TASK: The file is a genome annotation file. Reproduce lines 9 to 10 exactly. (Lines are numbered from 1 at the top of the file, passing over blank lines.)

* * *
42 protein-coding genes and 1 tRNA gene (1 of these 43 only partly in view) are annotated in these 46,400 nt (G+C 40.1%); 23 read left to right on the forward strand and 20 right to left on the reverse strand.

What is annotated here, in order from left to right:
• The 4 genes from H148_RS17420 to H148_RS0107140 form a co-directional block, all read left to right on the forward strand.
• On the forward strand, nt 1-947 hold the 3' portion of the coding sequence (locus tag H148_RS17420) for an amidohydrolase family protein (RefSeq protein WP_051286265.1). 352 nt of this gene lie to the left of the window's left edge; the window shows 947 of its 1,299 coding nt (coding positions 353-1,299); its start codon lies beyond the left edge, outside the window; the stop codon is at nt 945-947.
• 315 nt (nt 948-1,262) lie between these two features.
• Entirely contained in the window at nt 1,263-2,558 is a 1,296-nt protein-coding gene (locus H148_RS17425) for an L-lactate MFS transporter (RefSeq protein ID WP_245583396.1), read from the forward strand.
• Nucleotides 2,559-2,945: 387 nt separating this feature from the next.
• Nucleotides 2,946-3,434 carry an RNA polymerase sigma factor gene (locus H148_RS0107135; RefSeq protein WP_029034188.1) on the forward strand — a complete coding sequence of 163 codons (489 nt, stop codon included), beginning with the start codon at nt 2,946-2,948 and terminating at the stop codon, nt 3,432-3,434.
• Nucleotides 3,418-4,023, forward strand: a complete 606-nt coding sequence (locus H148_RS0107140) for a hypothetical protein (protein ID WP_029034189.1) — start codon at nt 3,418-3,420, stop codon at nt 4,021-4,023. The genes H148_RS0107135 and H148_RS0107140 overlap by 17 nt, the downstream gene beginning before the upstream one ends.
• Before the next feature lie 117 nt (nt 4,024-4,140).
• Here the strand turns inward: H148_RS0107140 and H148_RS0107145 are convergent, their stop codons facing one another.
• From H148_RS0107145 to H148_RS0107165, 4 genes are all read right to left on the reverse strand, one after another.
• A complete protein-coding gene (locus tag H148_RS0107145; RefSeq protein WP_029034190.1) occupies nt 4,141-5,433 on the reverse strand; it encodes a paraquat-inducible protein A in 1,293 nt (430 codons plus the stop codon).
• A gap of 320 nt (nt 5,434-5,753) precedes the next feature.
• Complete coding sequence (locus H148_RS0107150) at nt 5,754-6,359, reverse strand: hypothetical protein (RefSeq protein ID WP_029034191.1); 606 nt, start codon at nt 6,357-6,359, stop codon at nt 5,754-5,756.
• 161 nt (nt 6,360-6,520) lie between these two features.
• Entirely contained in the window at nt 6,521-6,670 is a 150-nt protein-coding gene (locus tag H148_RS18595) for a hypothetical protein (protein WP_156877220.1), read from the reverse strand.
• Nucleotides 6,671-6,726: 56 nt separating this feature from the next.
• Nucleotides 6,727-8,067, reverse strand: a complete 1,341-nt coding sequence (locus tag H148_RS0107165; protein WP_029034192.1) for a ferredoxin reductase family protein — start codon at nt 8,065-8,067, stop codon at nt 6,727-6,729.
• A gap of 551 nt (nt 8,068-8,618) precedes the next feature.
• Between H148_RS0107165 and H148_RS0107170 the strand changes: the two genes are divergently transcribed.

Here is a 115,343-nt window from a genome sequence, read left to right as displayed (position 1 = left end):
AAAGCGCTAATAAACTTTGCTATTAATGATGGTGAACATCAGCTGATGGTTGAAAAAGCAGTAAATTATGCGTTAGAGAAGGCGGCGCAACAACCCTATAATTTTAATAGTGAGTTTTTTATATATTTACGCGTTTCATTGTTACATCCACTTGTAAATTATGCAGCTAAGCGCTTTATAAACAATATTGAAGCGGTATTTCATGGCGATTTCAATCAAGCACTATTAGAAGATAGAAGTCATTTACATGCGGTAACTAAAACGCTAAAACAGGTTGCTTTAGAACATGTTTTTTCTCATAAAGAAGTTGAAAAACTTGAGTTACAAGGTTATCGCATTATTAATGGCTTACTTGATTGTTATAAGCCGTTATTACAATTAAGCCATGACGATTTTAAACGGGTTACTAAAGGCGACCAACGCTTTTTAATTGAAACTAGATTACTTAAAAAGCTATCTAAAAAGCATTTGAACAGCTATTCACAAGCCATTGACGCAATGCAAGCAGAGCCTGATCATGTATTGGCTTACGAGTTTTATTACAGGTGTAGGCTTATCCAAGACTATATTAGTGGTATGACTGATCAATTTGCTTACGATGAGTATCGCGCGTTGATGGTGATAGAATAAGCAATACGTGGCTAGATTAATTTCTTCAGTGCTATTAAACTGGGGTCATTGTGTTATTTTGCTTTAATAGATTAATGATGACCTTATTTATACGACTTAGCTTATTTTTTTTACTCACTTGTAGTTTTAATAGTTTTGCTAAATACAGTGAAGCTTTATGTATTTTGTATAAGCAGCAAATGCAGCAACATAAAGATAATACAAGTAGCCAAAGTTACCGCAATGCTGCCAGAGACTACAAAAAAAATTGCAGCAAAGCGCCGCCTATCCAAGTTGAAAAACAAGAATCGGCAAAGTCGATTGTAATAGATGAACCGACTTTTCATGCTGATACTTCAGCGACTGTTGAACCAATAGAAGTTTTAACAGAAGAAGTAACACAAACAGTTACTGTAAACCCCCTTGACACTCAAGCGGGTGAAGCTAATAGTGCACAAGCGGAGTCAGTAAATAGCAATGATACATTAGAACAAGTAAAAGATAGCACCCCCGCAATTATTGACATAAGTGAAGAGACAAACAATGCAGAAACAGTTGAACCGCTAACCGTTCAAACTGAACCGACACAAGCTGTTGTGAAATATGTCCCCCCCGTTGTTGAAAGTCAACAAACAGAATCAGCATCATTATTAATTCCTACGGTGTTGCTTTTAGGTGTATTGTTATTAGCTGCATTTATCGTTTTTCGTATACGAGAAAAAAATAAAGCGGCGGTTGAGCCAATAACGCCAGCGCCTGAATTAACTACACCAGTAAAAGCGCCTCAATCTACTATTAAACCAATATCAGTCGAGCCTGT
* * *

• Nucleotides 3,418-4,023, forward strand: a complete 606-nt coding sequence (locus H148_RS0107140) for a hypothetical protein (protein ID WP_029034189.1) — start codon at nt 3,418-3,420, stop codon at nt 4,021-4,023. The genes H148_RS0107135 and H148_RS0107140 overlap by 17 nt, the downstream gene beginning before the upstream one ends.
• Before the next feature lie 117 nt (nt 4,024-4,140).